7 Sep, 2021
On 27 August, the United Nations Office for Disarmament Affairs (UNODA) in Vienna hosted a webinar titled "Stories from Hiroshima and Nagasaki". Part of the Disarmament Web Talk Series, the two-part webinar provided a platform for discussions between participants and experts from academia, civil society and international organizations. The event, which drew a diverse audience from different regions across the world, aimed at raising awareness about the threat posed by nuclear weapons and the UN’s long-standing goal of their total elimination, and at reviving serious multi-stakeholder dialogue, including with interested youth.
The webinar was held in the context of several disarmament and peace-related events and occasions in the months of August and September, namely the 76th anniversary of the atomic bombings of Hiroshima and Nagasaki on 6 and 9 August respectively; the International Day against Nuclear Tests on 29 August; the International Day of Peace on 21 September; and the International Day for the Total Elimination of Nuclear Weapons on 26 September. Furthermore, the start of 2021 also saw the entry-into-force of the Treaty on the Prohibition of Nuclear Weapons (TPNW), the first multilateral nuclear disarmament treaty in more than two decades.
The Chief of UNODA’s Vienna office, Mr. Valere Mantels, opened the webinar and delivered a statement on behalf of the office’s headquarters in New York.
Then, Dr. Maika Nakao, associate professor at Hiroshima University and a historian specializing in the history of nuclear radiation, gave a historic perspective, describing Japan’s post-war culture, the public’s societal understanding of the atomic bombings, as well as the severe health-issues that ensued amongst civilian communities.
This was followed by a powerful testimonial from Ms. Keiko Ogura who shared her first-hand experience as an atomic bomb survivor (hibakusha). She was eight years old when the atomic bomb “Little Boy” was dropped over the city of Hiroshima. She recalled the blinding light of the bomb explosion, and the suffering of many that followed. Now, at 84 years old, she continues to bring her story to new generations with the hope that one day the world will be free of nuclear weapons.
For the final presentation of the first session, Ms. Yoshie Kagawa from the University of Vienna focused on the “Legacy of Sadako and Her Paper Cranes”. After sharing the story of her own family, who were directly affected by the bombing of Hiroshima, the speaker described the significance of paper cranes in Japanese culture. She told the story of Sadako Sasaki, a young Japanese victim of the atomic bomb, who folded more than a thousand origami cranes before her death caused by leukemia at the age of 12. The origami crane is now a symbol of peace as well as of the anti-nuclear weapons movement, and serves as a reminder of the perils of war and the efforts for peaceful coexistence across the world.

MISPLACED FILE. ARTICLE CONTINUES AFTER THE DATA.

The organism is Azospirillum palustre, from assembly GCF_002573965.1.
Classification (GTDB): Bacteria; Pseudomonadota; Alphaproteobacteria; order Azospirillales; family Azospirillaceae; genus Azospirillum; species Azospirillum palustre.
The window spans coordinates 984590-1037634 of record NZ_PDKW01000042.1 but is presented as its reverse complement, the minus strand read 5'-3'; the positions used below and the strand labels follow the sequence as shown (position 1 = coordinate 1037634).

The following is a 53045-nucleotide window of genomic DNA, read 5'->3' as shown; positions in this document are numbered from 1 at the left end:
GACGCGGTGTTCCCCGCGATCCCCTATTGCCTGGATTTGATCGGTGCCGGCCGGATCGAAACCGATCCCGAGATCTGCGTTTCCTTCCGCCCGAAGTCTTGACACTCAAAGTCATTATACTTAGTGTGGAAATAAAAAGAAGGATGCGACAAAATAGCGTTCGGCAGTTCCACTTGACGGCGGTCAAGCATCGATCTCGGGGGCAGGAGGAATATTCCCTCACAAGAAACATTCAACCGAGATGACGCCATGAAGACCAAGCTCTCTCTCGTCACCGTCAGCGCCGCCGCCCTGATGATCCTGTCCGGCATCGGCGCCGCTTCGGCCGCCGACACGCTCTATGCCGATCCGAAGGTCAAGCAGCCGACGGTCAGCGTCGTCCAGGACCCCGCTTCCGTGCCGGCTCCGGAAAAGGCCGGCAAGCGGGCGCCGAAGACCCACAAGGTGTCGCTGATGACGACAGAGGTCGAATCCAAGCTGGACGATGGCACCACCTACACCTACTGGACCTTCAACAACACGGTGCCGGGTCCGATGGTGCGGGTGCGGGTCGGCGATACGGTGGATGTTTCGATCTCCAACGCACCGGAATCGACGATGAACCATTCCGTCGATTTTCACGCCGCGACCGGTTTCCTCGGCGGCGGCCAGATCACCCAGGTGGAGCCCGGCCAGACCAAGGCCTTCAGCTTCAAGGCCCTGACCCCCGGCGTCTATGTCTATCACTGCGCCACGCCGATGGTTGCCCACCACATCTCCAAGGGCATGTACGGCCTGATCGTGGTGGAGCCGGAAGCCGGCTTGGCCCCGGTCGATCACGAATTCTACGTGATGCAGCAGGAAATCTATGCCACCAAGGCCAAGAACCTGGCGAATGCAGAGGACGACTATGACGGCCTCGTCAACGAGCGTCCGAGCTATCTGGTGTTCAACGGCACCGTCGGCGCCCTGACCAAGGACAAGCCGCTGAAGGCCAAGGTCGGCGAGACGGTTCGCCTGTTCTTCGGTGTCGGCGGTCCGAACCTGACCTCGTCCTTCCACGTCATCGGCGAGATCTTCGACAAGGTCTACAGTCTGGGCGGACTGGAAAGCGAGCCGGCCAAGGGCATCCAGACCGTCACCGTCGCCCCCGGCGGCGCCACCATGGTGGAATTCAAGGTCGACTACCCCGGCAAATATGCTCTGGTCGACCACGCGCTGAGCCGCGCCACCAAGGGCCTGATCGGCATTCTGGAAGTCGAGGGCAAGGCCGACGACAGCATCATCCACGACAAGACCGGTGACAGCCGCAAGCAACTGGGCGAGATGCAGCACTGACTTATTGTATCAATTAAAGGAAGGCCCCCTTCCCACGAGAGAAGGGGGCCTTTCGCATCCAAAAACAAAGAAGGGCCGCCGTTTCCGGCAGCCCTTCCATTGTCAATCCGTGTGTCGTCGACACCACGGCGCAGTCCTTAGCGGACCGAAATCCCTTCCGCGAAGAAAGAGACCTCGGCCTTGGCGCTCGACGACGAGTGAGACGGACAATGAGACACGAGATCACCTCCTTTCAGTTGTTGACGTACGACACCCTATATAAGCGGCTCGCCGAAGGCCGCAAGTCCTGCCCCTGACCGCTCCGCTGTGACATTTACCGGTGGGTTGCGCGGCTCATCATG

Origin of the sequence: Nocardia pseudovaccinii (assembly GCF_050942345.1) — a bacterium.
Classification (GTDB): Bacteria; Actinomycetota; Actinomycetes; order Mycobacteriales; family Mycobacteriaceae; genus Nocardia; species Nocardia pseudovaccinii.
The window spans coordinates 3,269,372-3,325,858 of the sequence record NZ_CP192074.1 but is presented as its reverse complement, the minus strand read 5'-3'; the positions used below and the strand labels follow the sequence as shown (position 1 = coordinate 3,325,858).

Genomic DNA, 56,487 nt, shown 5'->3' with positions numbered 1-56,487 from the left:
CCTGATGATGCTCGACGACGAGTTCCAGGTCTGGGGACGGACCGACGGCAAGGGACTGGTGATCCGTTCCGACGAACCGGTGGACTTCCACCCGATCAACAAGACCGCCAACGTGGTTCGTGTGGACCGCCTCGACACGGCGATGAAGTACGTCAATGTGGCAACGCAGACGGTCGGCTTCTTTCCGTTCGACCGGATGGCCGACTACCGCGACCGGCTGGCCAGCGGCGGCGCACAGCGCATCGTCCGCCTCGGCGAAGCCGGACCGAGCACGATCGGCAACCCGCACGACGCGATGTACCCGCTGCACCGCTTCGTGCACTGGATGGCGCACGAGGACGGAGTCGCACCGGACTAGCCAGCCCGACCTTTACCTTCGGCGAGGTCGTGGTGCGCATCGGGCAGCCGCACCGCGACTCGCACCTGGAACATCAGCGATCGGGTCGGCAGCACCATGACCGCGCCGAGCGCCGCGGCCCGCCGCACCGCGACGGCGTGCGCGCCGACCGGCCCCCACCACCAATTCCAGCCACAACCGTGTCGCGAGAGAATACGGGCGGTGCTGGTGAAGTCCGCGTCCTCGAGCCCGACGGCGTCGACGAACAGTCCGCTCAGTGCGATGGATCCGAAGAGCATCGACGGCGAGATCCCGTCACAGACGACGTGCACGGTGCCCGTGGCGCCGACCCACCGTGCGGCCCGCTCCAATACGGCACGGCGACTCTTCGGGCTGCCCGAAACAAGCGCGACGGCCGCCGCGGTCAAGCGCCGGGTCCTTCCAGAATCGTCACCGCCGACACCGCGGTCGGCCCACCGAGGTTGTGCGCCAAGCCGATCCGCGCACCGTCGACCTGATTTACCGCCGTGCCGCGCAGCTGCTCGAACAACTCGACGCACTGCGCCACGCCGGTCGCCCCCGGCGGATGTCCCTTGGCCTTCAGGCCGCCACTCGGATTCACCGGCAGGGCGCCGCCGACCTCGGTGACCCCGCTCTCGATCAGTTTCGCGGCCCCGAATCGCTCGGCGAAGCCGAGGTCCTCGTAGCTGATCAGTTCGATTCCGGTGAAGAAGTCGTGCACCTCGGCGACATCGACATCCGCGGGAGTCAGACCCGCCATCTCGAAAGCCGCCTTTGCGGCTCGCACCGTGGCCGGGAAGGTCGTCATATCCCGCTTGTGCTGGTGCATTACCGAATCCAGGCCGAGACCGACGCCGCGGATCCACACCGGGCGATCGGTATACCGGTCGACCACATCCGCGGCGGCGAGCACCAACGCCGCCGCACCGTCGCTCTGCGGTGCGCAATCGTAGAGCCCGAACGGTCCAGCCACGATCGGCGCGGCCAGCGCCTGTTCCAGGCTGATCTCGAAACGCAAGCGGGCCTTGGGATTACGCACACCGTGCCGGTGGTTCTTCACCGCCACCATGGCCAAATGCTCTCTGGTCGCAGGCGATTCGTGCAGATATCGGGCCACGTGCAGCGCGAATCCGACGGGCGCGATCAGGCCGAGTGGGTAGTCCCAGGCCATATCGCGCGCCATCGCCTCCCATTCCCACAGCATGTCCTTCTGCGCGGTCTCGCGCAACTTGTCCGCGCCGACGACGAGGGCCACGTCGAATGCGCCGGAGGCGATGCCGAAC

In the afternoon, H.E. Ambassador Alexander Kmentt, Director of the Disarmament, Arms Control and Nonproliferation Department at Austrian Ministry of Foreign Affairs and the President-designate of the first Meeting of States Parties to the TPNW, gave a presentation on the TPNW from a humanitarian approach. Ambassador Kmentt described the Treaty, which was adopted in 2017, as a milestone in multilateral diplomacy that establishes norms and principles towards nuclear disarmament and aims at protecting humanity from nuclear weapons. Additionally, he highlighted the risk of nuclear weapons use and modernization efforts by nuclear-weapon States, and expressed the view that these technological developments are directional steps away from creating a sustainable foundation for security and stability.
His talk was followed by a statement by Ms. Beatrice Fihn, Executive Director of the International Campaign to Abolish Nuclear Weapons (ICAN), winner of the 2017 Nobel Peace Prize. She discussed how ICAN and other civil society actors supported and pushed for a treaty to ban nuclear weapons, and how individuals and States can strengthen efforts in promoting adherence to and implementation of the TPNW. Ms. Fihn also underlined the need for nuclear-weapon States to put in place preventative measures to manage and diminish the risks of nuclear-weapon use.
Dr. Martin Senn from the University of Innsbruck, approached disarmament and non-proliferation from a theoretical framework. He examined the role that nuclear weapons play in the international community and asked: are we at a point in time to consider “Remaking or Breaking the Nuclear Order?”. Dr. Senn underscored the importance of language when talking about nuclear weapons and highlighted that future generations need to be made more aware of the catastrophic consequences of the use of such weapons.
In closing, the speakers and the audience engaged in a lively and fruitful Q&A segment that covered a variety of topics, including how second-generation activists carry the torch for the victims and survivors of the atomic bombings, the role that non-nuclear-weapon States can play in the universalization of the TPNW, and how citizens can contribute to promoting the norms and principles enshrined in the TPNW.
A recording of both sessions is available on a dedicated page on the Disarmament Education Dashboard.